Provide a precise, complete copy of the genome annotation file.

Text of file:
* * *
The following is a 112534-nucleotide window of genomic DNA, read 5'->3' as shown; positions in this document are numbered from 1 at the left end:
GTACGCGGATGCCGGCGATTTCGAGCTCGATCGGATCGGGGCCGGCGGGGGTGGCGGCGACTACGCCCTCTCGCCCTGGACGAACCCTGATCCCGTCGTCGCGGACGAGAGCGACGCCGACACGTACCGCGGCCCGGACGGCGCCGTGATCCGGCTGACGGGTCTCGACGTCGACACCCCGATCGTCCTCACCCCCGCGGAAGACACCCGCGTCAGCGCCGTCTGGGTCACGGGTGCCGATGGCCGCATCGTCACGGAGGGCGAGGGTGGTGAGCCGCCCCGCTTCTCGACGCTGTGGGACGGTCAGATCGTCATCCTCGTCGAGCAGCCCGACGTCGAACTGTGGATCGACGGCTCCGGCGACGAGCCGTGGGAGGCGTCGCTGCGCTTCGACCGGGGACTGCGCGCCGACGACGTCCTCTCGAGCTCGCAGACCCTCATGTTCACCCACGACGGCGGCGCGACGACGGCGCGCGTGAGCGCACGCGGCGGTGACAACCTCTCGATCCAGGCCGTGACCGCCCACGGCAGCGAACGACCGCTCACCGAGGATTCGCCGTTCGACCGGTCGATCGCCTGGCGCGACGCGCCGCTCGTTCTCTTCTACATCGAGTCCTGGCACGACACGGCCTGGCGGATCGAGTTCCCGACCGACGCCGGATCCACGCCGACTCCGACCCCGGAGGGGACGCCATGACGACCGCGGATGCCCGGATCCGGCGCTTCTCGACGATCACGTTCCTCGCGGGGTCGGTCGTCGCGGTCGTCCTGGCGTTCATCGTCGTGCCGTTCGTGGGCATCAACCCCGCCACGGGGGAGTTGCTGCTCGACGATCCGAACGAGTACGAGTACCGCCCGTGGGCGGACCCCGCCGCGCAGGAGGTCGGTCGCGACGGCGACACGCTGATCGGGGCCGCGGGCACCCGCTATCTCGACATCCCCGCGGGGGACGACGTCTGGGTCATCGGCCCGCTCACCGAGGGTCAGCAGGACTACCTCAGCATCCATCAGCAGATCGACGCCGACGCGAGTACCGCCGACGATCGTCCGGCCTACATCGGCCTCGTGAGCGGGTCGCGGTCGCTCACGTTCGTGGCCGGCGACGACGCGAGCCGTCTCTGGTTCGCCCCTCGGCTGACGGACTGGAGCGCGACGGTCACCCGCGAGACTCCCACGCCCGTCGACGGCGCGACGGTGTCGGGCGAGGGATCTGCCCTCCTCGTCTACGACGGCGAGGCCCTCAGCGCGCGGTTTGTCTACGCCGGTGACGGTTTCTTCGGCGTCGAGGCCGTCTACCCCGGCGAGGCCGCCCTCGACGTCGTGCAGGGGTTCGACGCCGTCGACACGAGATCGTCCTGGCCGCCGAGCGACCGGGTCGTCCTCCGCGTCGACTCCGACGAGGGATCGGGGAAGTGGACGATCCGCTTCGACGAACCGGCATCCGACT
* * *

The following is a 112534-nucleotide window of genomic DNA, read 5'->3' as shown; positions in this document are numbered from 1 at the left end:
GTACGCGGATGCCGGCGATTTCGAGCTCGATCGGATCGGGGCCGGCGGGGGTGGCGGCGACTACGCCCTCTCGCCCTGGACGAACCCTGATCCCGTCGTCGCGGACGAGAGCGACGCCGACACGTACCGCGGCCCGGACGGCGCCGTGATCCGGCTGACGGGTCTCGACGTCGACACCCCGATCGTCCTCACCCCCGCGGAAGACACCCGCGTCAGCGCCGTCTGGGTCACGGGTGCCGATGGCCGCATCGTCACGGAGGGCGAGGGTGGTGAGCCGCCCCGCTTCTCGACGCTGTGGGACGGTCAGATCGTCATCCTCGTCGAGCAGCCCGACGTCGAACTGTGGATCGACGGCTCCGGCGACGAGCCGTGGGAGGCGTCGCTGCGCTTCGACCGGGGACTGCGCGCCGACGACGTCCTCTCGAGCTCGCAGACCCTCATGTTCACCCACGACGGCGGCGCGACGACGGCGCGCGTGAGCGCACGCGGCGGTGACAACCTCTCGATCCAGGCCGTGACCGCCCACGGCAGCGAACGACCGCTCACCGAGGATTCGCCGTTCGACCGGTCGATCGCCTGGCGCGACGCGCCGCTCGTTCTCTTCTACATCGAGTCCTGGCACGACACGGCCTGGCGGATCGAGTTCCCGACCGACGCCGGATCCACGCCGACTCCGACCCCGGAGGGGACGCCATGACGACCGCGGATGCCCGGATCCGGCGCTTCTCGACGATCACGTTCCTCGCGGGGTCGGTCGTCGCGGTCGTCCTGGCGTTCATCGTCGTGCCGTTCGTGGGCATCAACCCCGCCACGGGGGAGTTGCTGCTCGACGATCCGAACGAGTACGAGTACCGCCCGTGGGCGGACCCCGCCGCGCAGGAGGTCGGTCGCGACGGCGACACGCTGATCGGGGCCGCGGGCACCCGCTATCTCGACATCCCCGCGGGGGACGACGTCTGGGTCATCGGCCCGCTCACCGAGGGTCAGCAGGACTACCTCAGCATCCATCAGCAGATCGACGCCGACGCGAGTACCGCCGACGATCGTCCGGCCTACATCGGCCTCGTGAGCGGGTCGCGGTCGCTCACGTTCGTGGCCGGCGACGACGCGAGCCGTCTCTGGTTCGCCCCTCGGCTGACGGACTGGAGCGCGACGGTCACCCGCGAGACTCCCACGCCCGTCGACGGCGCGACGGTGTCGGGCGAGGGATCTGCCCTCCTCGTCTACGACGGCGAGGCCCTCAGCGCGCGGTTTGTCTACGCCGGTGACGGTTTCTTCGGCGTCGAGGCCGTCTACCCCGGCGAGGCCGCCCTCGACGTCGTGCAGGGGTTCGACGCCGTCGACACGAGATCGTCCTGGCCGCCGAGCGACCGGGTCGTCCTCCGCGTCGACTCCGACGAGGGATCGGGGAAGTGGACGATCCGCTTCGACGAACCGGCATCCGACT